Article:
It is no secret that China is not happy with Taiwan’s current president and administration. Ever since Tsai Ing-wen took office in 2016, China has engaged in threats and luring away Taiwanese diplomatic allies to try to isolate Taiwan in the global arena.
Over the last month, China’s efforts to bully Taiwan have intensified to the point they border on absurdity. But the effect of China’s bullying is no laughing matter.
The most notable example of China’s recent bullying of Taiwan was forcing dozens of international airlines to change how they refer to Taiwan on their websites so that the word “Taiwan” is either removed or listed with “China” behind, implying Taiwan is a part of China.
When several American airlines did this at the end of July, they were the last holdouts. Airlines from Europe to India and even Japan had already caved in to Beijing’s orders.
While forcing businesses to change how they refer to Taiwan is one thing, having a government agency of a major country do the same is another. Canada’s Border Services Agency put out a document announcing a steel investigation in which it referred to Taiwan as “Chinese Taipei.”
That name is what Taiwan is forced to use to participate in the Olympics as well as take part in agencies like the World Trade Organisation, due to China’s refusal to recognize Taiwan as a distinct state. Nobody in Taiwan or around the world uses “Chinese Taipei” in real life.
Hence, “Chinese Taipei” does not reflect reality, but represents a bureaucratic compromise by the world to avoid angering China.
However, China has followed up with even more egregious and blatant acts such as blocking Taiwan from hosting international sports events. Last week, China forced the 2019 East Asia Youth Games to be stripped from Taichung, a major Taiwanese city.
The sudden move comes four years after Taichung had been granted the games; the city has already spent over US$22 million on preparations.
In addition, China has put pressure on the Gay Games to be held this month to prevent Taiwan’s delegation from flying their national flag at the event. China also tried to force Asia Rugby to take the Asia Rugby youth championship away from host Taiwan but the rugby body refused.
Our athletes are ready to strut their stuff at this year’s #GayGames in #Paris. What a shame they cannot compete under the name #Taiwan & national flag. Sports and politics should never mix. #AllEqual https://t.co/cZXXCqFb77
— 外交部 Ministry of Foreign Affairs, ROC (Taiwan)
(@MOFA_Taiwan) July 26, 2018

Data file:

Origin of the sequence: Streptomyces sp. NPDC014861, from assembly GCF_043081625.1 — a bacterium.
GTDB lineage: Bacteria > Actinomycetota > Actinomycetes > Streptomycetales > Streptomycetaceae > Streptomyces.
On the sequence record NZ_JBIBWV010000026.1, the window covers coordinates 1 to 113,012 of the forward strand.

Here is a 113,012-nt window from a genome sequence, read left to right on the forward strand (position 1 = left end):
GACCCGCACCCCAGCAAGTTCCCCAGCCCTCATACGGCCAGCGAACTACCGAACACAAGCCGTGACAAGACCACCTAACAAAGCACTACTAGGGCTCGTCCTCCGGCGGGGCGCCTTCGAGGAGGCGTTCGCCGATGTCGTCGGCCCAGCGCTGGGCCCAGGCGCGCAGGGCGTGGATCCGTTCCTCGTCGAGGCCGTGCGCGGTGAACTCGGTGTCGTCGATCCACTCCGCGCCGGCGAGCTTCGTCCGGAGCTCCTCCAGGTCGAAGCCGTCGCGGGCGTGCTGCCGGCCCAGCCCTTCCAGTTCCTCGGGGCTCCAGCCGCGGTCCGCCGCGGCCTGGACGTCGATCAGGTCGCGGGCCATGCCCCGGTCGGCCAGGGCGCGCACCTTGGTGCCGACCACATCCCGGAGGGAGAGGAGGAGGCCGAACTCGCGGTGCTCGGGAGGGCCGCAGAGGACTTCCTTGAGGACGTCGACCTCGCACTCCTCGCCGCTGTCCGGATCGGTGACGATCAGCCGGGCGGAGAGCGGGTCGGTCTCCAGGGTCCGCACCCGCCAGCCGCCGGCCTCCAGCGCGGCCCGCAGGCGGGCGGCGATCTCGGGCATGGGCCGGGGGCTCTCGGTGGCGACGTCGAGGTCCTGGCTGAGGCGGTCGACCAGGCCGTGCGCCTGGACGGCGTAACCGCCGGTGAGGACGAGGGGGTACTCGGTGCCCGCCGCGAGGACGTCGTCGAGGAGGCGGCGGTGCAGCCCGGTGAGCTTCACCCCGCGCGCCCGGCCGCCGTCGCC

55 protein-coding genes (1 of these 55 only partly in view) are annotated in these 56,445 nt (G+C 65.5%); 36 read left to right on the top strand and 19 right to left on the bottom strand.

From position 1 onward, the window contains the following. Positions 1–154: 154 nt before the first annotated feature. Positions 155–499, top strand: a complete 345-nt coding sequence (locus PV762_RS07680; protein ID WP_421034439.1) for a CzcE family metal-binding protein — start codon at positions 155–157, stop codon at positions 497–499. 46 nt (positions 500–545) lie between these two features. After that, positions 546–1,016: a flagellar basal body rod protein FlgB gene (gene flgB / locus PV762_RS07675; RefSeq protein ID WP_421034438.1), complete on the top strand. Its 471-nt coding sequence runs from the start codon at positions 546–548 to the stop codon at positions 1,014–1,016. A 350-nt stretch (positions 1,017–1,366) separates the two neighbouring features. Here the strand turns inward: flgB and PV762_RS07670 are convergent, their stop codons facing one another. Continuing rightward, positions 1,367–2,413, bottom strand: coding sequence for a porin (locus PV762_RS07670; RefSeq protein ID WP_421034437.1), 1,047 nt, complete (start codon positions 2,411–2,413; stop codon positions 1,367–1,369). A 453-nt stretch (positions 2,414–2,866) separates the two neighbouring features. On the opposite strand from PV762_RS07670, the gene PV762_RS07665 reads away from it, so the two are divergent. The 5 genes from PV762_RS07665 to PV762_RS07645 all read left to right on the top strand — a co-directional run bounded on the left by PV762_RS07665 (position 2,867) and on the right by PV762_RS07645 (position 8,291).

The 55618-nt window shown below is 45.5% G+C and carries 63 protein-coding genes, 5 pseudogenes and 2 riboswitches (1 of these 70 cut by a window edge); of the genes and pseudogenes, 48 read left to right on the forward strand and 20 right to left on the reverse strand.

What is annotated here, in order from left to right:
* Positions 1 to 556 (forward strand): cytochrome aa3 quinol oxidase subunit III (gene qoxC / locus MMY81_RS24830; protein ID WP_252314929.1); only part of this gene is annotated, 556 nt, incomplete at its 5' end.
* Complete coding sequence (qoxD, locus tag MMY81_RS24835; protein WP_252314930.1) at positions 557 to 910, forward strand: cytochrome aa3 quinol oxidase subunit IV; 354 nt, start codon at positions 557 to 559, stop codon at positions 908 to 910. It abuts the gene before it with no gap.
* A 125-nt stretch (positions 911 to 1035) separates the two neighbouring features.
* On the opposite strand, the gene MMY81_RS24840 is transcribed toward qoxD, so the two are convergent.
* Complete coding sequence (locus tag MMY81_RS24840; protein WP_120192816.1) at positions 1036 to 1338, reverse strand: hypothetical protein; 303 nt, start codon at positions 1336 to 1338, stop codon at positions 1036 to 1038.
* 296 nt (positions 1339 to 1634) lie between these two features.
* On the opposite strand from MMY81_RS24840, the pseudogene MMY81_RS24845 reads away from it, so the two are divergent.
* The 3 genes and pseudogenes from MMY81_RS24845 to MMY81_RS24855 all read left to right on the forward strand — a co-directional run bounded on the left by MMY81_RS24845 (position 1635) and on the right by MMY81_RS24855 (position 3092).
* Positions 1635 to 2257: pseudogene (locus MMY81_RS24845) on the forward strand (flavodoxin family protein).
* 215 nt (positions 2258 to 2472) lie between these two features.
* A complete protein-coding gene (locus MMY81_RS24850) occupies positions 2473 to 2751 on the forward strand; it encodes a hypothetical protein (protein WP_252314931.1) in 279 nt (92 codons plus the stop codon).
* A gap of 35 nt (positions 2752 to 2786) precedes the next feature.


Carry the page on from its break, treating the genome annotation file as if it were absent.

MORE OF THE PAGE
In Austria, a Taiwanese children’s aboriginal choir was banned from performing at a United Nations event at the end of July due to pressure from the Chinese embassy.
All these efforts by Beijing to stymie Taiwan’s existence on the global arena seem overbearing and ridiculous. But they are part of a widespread, concerted campaign to squeeze Taiwan as much as possible and reduce its international standing.
While most of Asia, Taiwan, and China observers are well aware of Taiwan’s existence as a self-ruled state, many people across the world may not be. It is important China’s heavy-handed attempts to obstruct Taiwan must be publicised and called out, and not just for Taiwan’s sake.
Besides affecting Taiwan, China’s bullying of international businesses like airlines or clothing brands also constitutes a serious breach of free speech and respecting national borders. It is one thing to censor free speech within China, but another to interfere with free speech around the world, as pointed out by an American analyst in Nikkei Asia.
By doing this, China is threatening international norms and values, and trying to replace them not with a reasonable alternative, but with censorship and the propagation of false news.
In the past, China seemed to think it could win the hearts of the Taiwanese. To this end, earlier this year, China issued a broad list of incentives to lure Taiwanese professionals to come to China to work. The motives were transparent to many Taiwanese and foreign experts, who recognised this as an attempt to weaken Taiwan.
In a tacit admission that they are failing to convince most Taiwanese that they belong to China, Beijing has resorted to increasing military drills, issuing stern warnings, and isolating Taiwan as mentioned in this article. Yet the more China does this, the more the Taiwanese shun China and believe in a distinct Taiwanese identity.
China is facing serious problems of its own, ranging from mass repression in Xinjiang to protests to economic problems. In a sharp turnaround from the past few years, the central government and Xi Jinping himself are facing criticism from within the country.
A popular article by a CCP academic warned in surprisingly blunt language about the dangers of China over-extending itself through hubris and delusions about its power. The writer criticizes “blind optimism” and “premature sense of national greatness” and urges his country to be patient and “observe our own inadequacies.”
Whether in bullying Taiwan, militarising a vast swathe of the South China Sea or pushing forward with self-serving Belt and Road projects that impose crippling debts on small nations, China’s threatening nature is becoming more obvious and dangerous.
As unlikely as it seems, the Chinese leadership should heed the call to do some self-reflection and focus on addressing its own problems, instead of wasting so much effort on interfering with Taiwan. The world needs to stand with Taiwan and do more to help the island nation.
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